1 Corinthians 12:12-13 “For even as the body is one and yet has many members, and all the members of the body, though they are many, are one body, so also is Christ. For by one Spirit, we were all baptised into one body, whether Jews or Greeks, whether slaves or free, and we were all made to drink of one Spirit.”
Romans 12:5 “We, who are many, are one body in Christ, and individually members of one another.”
Let me say it again, the principle for unity in the local Church is that we are one with Christ and one with each other. We must really grasp this truth. Remember that Jesus said that if we were one the world would believe that the Father sent His Son (John 17:21). Unity among Christians testifies to the world that Jesus came because of the Father’s love for them. Unity is essential in preaching the gospel. Unity is essential in carrying out this top priority of the Church. Here again we find a reason to come together, a cause to rally behind. When we begin to actively share the love of Jesus by sharing the good news of the gospel with others, we will find we are more united than ever before. This is our common task. When we give ourselves to it, we will see the hand of God empowering us and uniting us in Christ, through Christ and for Christ.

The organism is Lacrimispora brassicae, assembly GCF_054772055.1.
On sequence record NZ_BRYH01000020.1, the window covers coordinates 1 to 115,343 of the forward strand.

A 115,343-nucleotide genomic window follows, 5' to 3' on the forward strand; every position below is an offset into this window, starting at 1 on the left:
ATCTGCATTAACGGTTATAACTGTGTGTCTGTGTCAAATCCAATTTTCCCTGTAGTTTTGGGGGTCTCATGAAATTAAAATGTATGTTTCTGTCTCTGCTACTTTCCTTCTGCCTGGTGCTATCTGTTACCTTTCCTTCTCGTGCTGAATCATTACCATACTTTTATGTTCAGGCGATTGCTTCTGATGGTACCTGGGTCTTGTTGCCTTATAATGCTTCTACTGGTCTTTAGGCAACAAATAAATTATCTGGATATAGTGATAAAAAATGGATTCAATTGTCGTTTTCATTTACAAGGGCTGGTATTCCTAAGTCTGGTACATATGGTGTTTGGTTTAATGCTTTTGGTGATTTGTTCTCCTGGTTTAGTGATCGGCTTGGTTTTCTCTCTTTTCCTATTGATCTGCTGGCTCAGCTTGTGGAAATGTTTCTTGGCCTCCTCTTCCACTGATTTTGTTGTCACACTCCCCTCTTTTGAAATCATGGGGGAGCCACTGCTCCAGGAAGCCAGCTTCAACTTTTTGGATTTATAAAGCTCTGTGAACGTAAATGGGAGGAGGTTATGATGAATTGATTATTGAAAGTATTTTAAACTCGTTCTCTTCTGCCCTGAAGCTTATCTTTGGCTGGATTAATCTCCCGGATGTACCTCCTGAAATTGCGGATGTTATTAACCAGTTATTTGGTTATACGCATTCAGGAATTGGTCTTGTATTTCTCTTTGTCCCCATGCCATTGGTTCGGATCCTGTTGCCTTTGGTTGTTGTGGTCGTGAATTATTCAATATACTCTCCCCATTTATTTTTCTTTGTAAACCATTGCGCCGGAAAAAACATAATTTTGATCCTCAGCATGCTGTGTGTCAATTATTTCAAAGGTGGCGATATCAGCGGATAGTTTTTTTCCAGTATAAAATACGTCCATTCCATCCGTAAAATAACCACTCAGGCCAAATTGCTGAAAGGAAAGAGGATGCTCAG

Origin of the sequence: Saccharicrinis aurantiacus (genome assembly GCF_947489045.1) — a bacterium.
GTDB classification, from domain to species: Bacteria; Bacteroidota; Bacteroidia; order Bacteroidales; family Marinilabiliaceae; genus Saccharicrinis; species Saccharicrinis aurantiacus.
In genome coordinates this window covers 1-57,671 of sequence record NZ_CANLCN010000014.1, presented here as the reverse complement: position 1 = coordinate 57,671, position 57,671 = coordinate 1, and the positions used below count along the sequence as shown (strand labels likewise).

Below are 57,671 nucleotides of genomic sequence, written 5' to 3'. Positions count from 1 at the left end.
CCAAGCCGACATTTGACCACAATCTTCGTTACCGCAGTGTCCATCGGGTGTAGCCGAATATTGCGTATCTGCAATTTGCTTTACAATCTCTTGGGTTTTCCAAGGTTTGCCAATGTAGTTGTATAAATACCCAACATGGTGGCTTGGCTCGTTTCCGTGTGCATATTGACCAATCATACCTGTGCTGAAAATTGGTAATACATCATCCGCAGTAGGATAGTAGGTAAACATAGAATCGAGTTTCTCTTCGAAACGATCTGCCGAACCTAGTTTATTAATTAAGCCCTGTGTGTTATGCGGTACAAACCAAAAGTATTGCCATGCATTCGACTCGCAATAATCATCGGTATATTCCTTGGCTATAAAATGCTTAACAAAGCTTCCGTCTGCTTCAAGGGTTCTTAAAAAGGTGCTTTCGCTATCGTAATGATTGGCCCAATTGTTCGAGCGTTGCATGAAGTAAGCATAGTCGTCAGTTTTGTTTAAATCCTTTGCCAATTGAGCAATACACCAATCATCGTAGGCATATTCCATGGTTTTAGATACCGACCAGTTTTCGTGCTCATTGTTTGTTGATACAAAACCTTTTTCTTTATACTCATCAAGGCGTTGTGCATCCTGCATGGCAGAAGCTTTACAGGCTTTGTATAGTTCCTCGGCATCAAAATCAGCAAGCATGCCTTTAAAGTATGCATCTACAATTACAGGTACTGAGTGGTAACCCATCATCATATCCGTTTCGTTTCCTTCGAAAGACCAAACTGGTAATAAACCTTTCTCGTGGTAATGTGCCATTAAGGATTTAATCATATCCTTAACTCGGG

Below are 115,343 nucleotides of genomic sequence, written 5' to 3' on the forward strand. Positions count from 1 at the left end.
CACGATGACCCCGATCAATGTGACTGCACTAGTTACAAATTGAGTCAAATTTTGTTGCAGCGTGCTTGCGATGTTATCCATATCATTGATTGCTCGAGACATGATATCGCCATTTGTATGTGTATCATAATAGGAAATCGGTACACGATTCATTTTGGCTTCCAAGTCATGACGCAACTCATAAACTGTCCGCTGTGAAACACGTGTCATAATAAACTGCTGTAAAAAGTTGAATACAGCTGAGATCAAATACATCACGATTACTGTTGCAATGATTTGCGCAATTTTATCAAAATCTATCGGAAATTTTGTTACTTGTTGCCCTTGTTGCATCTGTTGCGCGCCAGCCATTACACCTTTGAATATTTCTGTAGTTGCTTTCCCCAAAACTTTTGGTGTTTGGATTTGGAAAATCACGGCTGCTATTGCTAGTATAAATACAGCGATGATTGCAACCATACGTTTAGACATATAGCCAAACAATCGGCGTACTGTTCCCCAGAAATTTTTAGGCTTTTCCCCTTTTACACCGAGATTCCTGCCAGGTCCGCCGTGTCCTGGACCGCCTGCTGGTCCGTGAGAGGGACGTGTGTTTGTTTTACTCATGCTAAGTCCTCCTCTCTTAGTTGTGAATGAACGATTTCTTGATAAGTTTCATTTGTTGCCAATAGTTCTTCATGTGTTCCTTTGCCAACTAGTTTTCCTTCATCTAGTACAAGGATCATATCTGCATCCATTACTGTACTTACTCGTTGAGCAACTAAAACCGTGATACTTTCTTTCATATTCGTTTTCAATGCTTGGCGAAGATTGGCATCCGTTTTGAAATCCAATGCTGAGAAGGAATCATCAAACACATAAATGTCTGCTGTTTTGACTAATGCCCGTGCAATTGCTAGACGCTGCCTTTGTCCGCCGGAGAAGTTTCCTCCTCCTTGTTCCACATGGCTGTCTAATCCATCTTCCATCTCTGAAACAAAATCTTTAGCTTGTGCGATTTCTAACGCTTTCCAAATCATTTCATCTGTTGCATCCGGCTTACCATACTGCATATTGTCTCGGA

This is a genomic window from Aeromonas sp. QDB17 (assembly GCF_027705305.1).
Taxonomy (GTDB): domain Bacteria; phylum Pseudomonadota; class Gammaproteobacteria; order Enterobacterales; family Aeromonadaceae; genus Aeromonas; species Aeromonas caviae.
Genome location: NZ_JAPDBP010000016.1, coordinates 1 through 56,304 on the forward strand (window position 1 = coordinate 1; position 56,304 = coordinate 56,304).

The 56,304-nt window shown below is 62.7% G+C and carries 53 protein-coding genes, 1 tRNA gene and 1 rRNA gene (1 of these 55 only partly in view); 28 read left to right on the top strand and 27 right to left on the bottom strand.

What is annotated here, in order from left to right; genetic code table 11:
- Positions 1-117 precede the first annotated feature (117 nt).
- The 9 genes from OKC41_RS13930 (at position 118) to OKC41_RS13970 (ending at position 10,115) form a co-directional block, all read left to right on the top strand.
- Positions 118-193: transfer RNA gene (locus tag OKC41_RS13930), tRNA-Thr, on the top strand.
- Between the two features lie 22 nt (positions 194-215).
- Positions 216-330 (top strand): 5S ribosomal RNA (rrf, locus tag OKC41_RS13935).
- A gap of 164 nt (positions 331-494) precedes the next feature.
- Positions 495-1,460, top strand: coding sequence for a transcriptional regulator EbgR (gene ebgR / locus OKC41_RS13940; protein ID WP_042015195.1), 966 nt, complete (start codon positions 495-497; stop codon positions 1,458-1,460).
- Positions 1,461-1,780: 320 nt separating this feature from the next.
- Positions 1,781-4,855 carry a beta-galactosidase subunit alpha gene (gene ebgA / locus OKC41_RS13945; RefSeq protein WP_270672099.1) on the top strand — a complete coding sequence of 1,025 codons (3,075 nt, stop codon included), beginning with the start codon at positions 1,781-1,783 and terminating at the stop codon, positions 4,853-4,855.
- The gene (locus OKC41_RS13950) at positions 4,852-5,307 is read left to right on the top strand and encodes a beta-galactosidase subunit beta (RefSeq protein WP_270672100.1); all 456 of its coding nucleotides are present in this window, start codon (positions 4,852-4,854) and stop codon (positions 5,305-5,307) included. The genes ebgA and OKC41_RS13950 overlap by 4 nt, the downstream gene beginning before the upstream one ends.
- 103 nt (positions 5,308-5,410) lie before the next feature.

Acts 4:31-32 “And when they had prayed, the place where they had gathered together was shaken, and they were all filled with the Holy Spirit, and began to speak the word of God with boldness. And the congregation of those who believed were of one heart and soul.”
Is that what you would like to see in your Church and across your city? That is exactly what we will all see if we allow God to wake up the sleeping giant. When the Church today makes the same commitment to unity the early Church made, we will see the same result. It really is that simple!